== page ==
16. Anonymous says

    Yes, the ATBs are a great new offering to raise interest in US Mint products.

  17. Anonymous says

    too many war related modern commemorative silver dollars. that will decrease the war related prices down to near bullion value. just like the early 80's silver dollars.

  18. Anonymous says

    Maybe War is the future… When we can't get out of debt, War is the ultimate solution don't you think?

  19. Anonymous says

    We should not be celebrating war on coins. Too many thousabds have dies needlessly in Iraq and Afghanastan.

  20. Smith says

    I'm not sure if the only real collectable is gonna be the 5 oz ATB P 2010 series this year. If so, we better grab all the 2010 P coins we can before freebay starts responding in price

  21. Anonymous says

    "We should not be celebrating war on coins. Too many thousabds have dies needlessly in Iraq and Afghanastan."

    Politicians (or other countries) start these wars…not the troops. These coins are not about wars but about the guys dying and making the sacrifice…the troops. Personally, I'm proud of these guys and gals because they're one of the main reasons we are able to post in these forums (at least to date). Alternatively, you could be speaking German, Russian or Japanese today if it wasn't for them. If the politicians had their way, you would be speaking Arabic. It's so easy to be politically correct these days, isn't it?

    That said, the coins ARE ugly and lack imagination and novelty. My grandchildren could design better coins than whatever is designing the Mint coins these days. Perhaps we need to outsource our designs to China too?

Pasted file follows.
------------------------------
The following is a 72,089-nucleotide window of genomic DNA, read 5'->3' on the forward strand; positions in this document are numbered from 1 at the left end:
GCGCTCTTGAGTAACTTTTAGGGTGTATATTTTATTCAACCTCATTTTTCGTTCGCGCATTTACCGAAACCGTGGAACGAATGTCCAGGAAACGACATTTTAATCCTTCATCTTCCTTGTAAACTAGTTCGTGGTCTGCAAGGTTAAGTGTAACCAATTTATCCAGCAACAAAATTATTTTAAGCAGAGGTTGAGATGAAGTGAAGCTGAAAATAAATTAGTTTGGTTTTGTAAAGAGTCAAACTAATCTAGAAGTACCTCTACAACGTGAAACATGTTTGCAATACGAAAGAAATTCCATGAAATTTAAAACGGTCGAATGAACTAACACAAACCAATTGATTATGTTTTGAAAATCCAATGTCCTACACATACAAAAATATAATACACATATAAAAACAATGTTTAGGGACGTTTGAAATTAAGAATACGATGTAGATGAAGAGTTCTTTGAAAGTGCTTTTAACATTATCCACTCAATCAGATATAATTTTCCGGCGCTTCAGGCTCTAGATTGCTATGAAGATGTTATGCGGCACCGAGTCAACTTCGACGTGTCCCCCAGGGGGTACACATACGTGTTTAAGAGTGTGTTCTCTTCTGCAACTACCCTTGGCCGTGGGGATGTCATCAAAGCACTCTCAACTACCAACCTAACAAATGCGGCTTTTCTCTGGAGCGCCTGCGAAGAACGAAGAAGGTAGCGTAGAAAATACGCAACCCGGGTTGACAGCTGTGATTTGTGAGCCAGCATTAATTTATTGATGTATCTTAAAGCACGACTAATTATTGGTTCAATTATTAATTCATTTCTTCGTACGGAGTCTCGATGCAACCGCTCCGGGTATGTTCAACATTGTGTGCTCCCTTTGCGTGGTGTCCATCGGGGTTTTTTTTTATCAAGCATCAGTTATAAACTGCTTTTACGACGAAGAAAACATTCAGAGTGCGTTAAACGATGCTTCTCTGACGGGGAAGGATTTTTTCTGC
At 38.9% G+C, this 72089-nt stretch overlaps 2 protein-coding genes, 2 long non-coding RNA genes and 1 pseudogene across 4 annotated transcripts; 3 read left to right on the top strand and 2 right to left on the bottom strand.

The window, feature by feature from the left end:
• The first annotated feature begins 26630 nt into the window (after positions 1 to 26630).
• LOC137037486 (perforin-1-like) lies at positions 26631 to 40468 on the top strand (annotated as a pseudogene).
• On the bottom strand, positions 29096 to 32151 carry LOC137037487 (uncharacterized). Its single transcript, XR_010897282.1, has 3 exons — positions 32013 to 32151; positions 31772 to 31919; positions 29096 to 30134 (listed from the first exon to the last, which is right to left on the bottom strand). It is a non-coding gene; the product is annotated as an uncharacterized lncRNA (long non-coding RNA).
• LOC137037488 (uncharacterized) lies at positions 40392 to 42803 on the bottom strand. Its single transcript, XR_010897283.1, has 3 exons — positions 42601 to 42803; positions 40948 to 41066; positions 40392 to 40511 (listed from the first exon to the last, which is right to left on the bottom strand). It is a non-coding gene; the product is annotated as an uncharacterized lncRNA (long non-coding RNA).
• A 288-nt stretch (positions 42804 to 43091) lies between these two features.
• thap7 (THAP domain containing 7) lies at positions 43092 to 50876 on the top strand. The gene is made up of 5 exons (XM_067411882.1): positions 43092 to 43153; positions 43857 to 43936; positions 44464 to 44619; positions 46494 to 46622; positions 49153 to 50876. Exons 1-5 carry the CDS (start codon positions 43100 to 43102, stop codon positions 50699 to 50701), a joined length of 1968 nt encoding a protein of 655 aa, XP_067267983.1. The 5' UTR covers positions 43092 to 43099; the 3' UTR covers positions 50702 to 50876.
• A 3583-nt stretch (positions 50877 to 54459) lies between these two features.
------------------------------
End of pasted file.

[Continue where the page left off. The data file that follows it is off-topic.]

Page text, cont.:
22. Anonymous says

    Yes, these poor soldiers were innocent victims of the evil politicians like Bush and Cheney.

  23. Anonymous says

    Actualy, war is good for the economy as it spurs job growth. The deaths are a necessary cost for economic progress.

  24. Anonymous says

    "Yes, these poor soldiers were innocent victims of the evil politicians like Bush and Cheney."

    Um, is this supposed to be a joke? Those guys have been gone for 2 years, and both wars are still going strong and now we are in a third war.

  25. Anonymous says

    "placed a subscription order for proof 2011 American Eagle silver coins at $45.95, but got an email saying they were $59.95.
    Which is it? $59.95 is close to a 70% mark-up over spot."

    So there will be high mintages of these coins and unless silver gets to $60/0z, I may buy just one and take my chances on them selling for under issue price on the aftermarket. What do others think?

  26. Anonymous says

    "Yes, these poor soldiers were innocent victims of the evil politicians like Bush and Cheney."

    We've spent more money bailing out the likes of GM and banks around the world than all the wars over the past decade combined.

    Wouldn't it be ironic if the Mint produced a silver or gold coin commemorating the QE1/QE2 policies of the current administration? I would definitely buy one (if only for the PM value).

  27. Anonymous says

    These guys look like there's going into another unjust war. I pass. I agree with some of the other reviews. Why not a great Revolutionary battle image with a real fight for LIBERTY? PEACE and RON PAUL 2012

  28. Anonymous says

    Perhaps the mint should release a coin to benefit the unemployed (this is not a joke), and allocate the entire premium above the cost of the metal and the minting to create jobs building up the national infrastructure (schools, health care, roads, and the environment).